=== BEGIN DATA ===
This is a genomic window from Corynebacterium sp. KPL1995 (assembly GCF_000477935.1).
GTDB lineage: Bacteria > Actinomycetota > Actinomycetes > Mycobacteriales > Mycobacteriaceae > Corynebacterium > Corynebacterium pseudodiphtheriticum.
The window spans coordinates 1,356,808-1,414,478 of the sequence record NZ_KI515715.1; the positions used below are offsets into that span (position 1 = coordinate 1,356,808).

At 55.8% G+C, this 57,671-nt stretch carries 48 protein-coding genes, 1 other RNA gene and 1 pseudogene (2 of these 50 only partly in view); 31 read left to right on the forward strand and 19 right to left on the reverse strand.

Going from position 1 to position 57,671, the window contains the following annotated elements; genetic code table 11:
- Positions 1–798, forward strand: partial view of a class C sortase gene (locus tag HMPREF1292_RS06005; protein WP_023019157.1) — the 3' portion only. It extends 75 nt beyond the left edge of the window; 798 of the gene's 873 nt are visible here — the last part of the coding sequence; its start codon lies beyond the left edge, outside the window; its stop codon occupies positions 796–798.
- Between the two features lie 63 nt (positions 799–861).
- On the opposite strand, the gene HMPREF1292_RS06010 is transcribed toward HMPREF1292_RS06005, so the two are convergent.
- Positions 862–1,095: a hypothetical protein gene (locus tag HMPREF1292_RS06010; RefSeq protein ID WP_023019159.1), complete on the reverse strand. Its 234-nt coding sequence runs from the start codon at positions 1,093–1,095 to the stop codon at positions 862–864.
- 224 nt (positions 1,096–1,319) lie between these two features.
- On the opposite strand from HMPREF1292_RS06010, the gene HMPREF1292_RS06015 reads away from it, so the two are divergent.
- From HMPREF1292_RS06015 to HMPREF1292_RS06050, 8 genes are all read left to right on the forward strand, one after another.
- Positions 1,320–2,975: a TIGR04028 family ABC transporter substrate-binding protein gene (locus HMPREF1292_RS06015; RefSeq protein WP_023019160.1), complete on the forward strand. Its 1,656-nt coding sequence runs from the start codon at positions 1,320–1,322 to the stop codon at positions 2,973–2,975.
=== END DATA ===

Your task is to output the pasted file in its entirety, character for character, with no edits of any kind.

This is a genomic window from Corynebacterium sp. KPL1995 (assembly GCF_000477935.1).
GTDB lineage: Bacteria > Actinomycetota > Actinomycetes > Mycobacteriales > Mycobacteriaceae > Corynebacterium > Corynebacterium pseudodiphtheriticum.
The window spans coordinates 1,356,808-1,414,478 of the sequence record NZ_KI515715.1; the positions used below are offsets into that span (position 1 = coordinate 1,356,808).

At 55.8% G+C, this 57,671-nt stretch carries 48 protein-coding genes, 1 other RNA gene and 1 pseudogene (2 of these 50 only partly in view); 31 read left to right on the forward strand and 19 right to left on the reverse strand.

Going from position 1 to position 57,671, the window contains the following annotated elements; genetic code table 11:
- Positions 1–798, forward strand: partial view of a class C sortase gene (locus tag HMPREF1292_RS06005; protein WP_023019157.1) — the 3' portion only. It extends 75 nt beyond the left edge of the window; 798 of the gene's 873 nt are visible here — the last part of the coding sequence; its start codon lies beyond the left edge, outside the window; its stop codon occupies positions 796–798.
- Between the two features lie 63 nt (positions 799–861).
- On the opposite strand, the gene HMPREF1292_RS06010 is transcribed toward HMPREF1292_RS06005, so the two are convergent.
- Positions 862–1,095: a hypothetical protein gene (locus tag HMPREF1292_RS06010; RefSeq protein ID WP_023019159.1), complete on the reverse strand. Its 234-nt coding sequence runs from the start codon at positions 1,093–1,095 to the stop codon at positions 862–864.
- 224 nt (positions 1,096–1,319) lie between these two features.
- On the opposite strand from HMPREF1292_RS06010, the gene HMPREF1292_RS06015 reads away from it, so the two are divergent.
- From HMPREF1292_RS06015 to HMPREF1292_RS06050, 8 genes are all read left to right on the forward strand, one after another.
- Positions 1,320–2,975: a TIGR04028 family ABC transporter substrate-binding protein gene (locus HMPREF1292_RS06015; RefSeq protein WP_023019160.1), complete on the forward strand. Its 1,656-nt coding sequence runs from the start codon at positions 1,320–1,322 to the stop codon at positions 2,973–2,975.